Verizon should ditch new Oath subsidiary, spin off Yahoo, AOL: Former Yahoo CFO Ken Goldman

  • Verizon placed two prominent but faded tech brands it acquired, AOL and Yahoo, into a subsidiary called Oath.
  • A former Yahoo CFO says that a better strategy would be to spin off these tech companies in a new publicly traded stock.
  • Verizon could retain 80 percent control and still execute on broader media strategy, and allow these brands to better innovate by being independent.

Verizon's recently created media subsidiary housing the acquisitions of faded tech brands AOL and Yahoo was given a name that raised some eyebrows — Oath — and there has been speculation that a spinoff might still be coming. Among those who don't get the name and think there are better corporate options include former Yahoo CFO Ken Goldman.

"I have a hard time getting my arms around that name. Sorry," Goldman said on CNBC's Squawk Box Tuesday morning.

But Goldman backs an idea Verizon management has been resisting: eliminating its new brand-name problem by spinning off AOL and Yahoo as a separate publicly traded company, while retaining an 80 percent ownership stake.

"I could tell you what I would do if I were in their shoes. ... I would offload 20 percent," Goldman said.

The former Yahoo CFO said motivating employees at the acquired companies would be a driver for the deal.

"Now you have a public company. You can give stock to those employees, so you can motivate those employees," he said. "Let me put it into perspective. You're an employee at Yahoo. You've been running this independent company for 20 years."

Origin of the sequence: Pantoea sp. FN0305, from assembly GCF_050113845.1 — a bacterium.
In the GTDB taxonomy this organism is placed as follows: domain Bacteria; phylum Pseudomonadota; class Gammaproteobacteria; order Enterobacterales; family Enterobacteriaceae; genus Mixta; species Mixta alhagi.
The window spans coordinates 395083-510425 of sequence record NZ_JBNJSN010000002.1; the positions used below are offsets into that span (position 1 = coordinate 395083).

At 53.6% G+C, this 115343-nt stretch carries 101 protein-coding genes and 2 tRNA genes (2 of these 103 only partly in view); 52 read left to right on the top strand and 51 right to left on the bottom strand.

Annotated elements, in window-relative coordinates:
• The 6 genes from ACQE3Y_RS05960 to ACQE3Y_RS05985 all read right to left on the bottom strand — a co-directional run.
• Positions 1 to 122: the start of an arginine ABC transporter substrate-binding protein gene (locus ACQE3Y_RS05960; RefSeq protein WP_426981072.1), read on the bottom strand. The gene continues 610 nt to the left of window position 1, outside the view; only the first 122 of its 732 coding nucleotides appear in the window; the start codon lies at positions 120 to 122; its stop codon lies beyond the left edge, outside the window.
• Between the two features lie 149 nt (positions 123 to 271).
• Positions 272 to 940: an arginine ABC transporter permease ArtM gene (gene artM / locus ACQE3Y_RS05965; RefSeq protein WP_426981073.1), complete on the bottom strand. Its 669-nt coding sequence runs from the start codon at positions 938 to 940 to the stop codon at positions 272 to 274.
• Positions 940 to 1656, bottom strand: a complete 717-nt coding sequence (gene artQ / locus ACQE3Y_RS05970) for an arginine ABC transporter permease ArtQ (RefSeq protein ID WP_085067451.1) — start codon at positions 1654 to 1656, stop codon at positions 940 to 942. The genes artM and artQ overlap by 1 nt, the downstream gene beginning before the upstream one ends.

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Goldman said spinning off the media assets wouldn't impede Verizon's ability to use them strategically.

"You can get the best of all worlds. ... You can work the distribution. If you want to put some of those sites directly on your phone, they can do that."

It does not seem likely that Goldman's opinion will sway Verizon management. It has been clear that a spinoff is not in the works. A Verizon spokeswoman referred questions to its most recent earnings conference call, when chairman and CEO Lowell McAdam said, "The questions around Oath — I don't know where they're coming from. There is no intention of spinning out Oath in any particular format. We see the synergies that we expected to see, and we see the future that we had hoped for. ... The integration efforts that are going on, they are on schedule, and so we see no reason to do that, and there's no credible report out there that are otherwise in my view. So I'd be clear about that."

Tech 'has never been as on fire'

The former Yahoo CFO thinks it is a very good time for initial public offerings in the technology sector. There has been a recent string of successful tech IPOs, showing that public valuations are again more competitive versus private valuations.

He said there are a number of very large companies that are primed to go public by 2019.

"Valuations for the first time in a long while are higher than their private valuations. So both the investors and the company and management can see the way when they go public now," Goldman said.

Goldman is on the board of directors at cloud-based subscription management company Zuora, which went public at $14 a share in April and has doubled to near $28.

"I think technology, in particular in the Valley, has never been as on fire," Goldman said. "You have mobility, you have AI, you have machine learning, the Internet of Things. There's just so many things going on at one time."